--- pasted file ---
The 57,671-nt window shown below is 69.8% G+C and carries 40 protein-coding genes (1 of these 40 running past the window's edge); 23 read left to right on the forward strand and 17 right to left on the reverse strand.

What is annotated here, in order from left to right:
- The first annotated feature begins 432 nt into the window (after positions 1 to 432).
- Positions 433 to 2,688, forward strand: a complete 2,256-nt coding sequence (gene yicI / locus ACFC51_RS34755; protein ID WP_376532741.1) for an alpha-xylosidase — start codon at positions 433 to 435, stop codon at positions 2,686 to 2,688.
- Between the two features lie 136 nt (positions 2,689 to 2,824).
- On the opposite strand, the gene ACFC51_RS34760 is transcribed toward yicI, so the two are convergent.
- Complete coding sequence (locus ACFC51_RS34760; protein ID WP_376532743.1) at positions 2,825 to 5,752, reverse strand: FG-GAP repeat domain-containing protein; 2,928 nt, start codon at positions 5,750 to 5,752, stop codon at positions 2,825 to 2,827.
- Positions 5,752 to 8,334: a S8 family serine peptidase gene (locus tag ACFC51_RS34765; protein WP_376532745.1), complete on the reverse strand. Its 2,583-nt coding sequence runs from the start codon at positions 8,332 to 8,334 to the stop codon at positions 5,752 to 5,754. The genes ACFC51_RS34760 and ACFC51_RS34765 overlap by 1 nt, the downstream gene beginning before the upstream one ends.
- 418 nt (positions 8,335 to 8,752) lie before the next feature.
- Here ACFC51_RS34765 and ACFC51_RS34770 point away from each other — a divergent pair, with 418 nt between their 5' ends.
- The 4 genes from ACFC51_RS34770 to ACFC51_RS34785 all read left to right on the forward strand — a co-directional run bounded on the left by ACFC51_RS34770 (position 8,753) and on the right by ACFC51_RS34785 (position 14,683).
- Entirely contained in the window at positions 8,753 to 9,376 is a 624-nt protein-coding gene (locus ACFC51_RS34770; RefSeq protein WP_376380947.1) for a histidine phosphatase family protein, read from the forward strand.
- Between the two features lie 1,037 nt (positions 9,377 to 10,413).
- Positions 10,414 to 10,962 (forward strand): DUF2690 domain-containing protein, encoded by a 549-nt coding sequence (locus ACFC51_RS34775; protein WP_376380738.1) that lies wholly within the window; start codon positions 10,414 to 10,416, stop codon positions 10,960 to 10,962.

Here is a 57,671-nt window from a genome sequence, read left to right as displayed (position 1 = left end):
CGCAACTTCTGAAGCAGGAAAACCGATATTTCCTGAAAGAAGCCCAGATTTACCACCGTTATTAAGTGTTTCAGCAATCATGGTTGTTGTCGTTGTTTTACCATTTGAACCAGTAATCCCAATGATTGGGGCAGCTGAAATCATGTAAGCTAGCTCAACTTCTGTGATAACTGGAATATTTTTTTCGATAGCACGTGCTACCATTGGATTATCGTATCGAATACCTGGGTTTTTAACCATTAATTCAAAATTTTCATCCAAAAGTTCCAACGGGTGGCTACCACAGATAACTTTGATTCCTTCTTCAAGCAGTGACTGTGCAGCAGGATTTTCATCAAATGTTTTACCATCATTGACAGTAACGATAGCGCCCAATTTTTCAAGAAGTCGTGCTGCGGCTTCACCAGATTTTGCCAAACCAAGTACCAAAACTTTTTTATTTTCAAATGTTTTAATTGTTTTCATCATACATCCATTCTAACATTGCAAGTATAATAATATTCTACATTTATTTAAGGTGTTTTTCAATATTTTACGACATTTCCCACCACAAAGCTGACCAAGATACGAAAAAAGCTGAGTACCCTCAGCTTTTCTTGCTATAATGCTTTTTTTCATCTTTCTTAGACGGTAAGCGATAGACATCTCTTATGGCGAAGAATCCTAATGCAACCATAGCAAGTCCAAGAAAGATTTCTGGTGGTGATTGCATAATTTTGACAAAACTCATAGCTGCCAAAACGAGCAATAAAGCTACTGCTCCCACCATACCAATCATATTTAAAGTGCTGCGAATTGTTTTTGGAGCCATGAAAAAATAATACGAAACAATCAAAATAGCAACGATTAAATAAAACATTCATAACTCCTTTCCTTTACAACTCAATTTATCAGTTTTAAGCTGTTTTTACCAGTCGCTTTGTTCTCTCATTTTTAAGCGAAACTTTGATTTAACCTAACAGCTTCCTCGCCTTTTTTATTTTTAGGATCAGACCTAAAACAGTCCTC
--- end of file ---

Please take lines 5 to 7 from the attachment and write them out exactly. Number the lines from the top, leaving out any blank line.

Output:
- Between the two features lie 136 nt (positions 2,689 to 2,824).
- On the opposite strand, the gene ACFC51_RS34760 is transcribed toward yicI, so the two are convergent.
- Complete coding sequence (locus ACFC51_RS34760; protein ID WP_376532743.1) at positions 2,825 to 5,752, reverse strand: FG-GAP repeat domain-containing protein; 2,928 nt, start codon at positions 5,750 to 5,752, stop codon at positions 2,825 to 2,827.